“A ream of paper scatters in a gust of wind, soaring high into the black winter night, every sheet glowing bright, against a backdrop of the most exquisite 17th century architecture.
The site is the grand courtyard of Lyon’s Hotel de Ville, and the occasion is the city’s annual Festival of Light, a winter tradition drawing thousands of visitors to its festive attractions.
In his installation “Bourrasque”, designer Paul Cocksedge has combined his interest in the nature and morphology of paper with a subject that has long been an important element of his design work: light…”
“In both scale and technique, this is an ambitious project. “Bourrasque” measures 25 metres in length and reaches over 15 metres at its highest point. The 200 A3-sized sheets are made from electroluminescent (EL) material, a technology which has recently advanced rapidly to produce a range of sophisticated colour temperatures, in thin and extremely flexible sheets. Each of these double-sided sheets has been individually moulded by hand in London, and then assembled on site in a structure of extraordinary finesse and detail barely visible to the human eye.”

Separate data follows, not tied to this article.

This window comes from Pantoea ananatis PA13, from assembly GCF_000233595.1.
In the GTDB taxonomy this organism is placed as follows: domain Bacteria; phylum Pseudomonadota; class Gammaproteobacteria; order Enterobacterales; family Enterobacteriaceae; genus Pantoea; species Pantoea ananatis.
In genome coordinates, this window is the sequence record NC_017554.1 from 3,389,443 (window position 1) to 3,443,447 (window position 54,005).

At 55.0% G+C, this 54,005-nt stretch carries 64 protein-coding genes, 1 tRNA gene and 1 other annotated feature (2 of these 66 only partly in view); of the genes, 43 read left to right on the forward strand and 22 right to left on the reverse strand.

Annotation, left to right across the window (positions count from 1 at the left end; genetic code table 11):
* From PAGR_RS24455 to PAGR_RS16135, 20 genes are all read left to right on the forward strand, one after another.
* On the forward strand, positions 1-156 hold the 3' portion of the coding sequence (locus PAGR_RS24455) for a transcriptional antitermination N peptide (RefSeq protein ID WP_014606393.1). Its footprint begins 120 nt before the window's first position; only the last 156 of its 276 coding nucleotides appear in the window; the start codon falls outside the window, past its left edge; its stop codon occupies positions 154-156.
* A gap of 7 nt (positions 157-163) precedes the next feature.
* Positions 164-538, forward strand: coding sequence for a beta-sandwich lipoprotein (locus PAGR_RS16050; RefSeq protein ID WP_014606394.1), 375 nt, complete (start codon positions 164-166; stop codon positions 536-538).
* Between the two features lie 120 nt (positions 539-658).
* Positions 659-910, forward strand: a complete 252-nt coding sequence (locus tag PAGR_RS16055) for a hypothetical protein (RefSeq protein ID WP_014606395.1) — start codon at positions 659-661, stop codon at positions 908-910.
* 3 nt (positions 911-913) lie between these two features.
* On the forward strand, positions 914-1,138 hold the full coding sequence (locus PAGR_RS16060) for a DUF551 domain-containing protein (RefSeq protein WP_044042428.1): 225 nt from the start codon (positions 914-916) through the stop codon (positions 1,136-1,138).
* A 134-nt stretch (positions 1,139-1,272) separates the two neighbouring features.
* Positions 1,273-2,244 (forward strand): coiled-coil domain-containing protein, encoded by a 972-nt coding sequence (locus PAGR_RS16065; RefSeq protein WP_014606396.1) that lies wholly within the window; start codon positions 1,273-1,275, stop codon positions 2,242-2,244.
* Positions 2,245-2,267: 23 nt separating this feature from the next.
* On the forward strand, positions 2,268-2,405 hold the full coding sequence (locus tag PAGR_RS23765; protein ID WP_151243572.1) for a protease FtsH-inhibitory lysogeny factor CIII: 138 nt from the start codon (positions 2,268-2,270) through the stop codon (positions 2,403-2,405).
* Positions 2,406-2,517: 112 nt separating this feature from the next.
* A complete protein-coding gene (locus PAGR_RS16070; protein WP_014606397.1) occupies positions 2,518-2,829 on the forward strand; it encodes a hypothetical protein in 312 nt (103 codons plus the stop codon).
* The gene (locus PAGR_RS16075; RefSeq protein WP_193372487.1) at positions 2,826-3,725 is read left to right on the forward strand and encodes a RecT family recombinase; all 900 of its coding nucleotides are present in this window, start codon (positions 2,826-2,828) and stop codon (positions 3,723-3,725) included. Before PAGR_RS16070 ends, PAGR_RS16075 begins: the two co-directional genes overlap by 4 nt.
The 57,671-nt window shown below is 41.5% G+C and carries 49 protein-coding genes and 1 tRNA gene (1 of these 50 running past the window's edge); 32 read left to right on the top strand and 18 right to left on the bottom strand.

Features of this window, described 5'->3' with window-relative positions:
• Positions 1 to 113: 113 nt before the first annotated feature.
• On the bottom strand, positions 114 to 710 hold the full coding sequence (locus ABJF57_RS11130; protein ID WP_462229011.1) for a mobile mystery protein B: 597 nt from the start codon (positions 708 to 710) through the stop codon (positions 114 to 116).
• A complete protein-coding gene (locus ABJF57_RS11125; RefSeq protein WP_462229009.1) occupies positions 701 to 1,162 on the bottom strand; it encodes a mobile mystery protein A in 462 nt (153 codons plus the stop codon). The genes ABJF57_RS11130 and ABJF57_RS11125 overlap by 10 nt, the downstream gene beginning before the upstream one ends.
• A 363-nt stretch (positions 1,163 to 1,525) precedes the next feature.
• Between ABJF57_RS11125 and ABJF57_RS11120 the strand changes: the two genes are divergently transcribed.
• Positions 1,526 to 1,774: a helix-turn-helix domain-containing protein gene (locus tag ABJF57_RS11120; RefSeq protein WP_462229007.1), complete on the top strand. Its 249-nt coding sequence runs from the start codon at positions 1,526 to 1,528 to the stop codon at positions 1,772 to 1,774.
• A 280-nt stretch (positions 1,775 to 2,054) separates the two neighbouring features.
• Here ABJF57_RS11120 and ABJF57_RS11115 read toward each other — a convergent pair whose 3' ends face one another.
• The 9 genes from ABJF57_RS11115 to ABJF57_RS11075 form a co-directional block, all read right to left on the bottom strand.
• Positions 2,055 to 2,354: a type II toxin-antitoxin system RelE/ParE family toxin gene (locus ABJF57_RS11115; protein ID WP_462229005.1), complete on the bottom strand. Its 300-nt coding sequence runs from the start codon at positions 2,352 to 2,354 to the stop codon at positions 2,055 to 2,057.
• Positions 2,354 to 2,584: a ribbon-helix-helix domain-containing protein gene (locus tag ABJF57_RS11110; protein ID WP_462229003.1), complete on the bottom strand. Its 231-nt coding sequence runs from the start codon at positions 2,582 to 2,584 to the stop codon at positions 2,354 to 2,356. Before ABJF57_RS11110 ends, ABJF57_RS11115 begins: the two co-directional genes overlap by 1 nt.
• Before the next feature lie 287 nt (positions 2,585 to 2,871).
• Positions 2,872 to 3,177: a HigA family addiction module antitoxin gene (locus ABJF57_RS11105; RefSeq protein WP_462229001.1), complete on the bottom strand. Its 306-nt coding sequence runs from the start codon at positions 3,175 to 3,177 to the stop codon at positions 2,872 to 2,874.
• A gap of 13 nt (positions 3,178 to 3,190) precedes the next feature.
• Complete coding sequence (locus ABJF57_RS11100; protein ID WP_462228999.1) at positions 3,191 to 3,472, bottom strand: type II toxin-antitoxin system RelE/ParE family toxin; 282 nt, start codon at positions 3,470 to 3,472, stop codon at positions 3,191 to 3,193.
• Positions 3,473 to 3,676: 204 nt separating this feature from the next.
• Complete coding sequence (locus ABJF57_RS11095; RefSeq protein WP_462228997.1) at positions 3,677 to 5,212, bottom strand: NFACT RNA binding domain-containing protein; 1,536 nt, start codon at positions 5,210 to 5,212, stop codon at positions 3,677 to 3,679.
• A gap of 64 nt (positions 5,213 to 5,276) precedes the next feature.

Paul Cocksedge explains: “I’ve been fascinated for a long time by the various properties of light: how it emanates, how it diffuses, bends, reflects, and scatters. With these EL sheets I’ve been able to explore much further the idea of light as a flat object, as something touchable and malleable – not housed in a glass bulb or a neon strip, but an object you can bend and twist – and almost see it come alive in your hands…”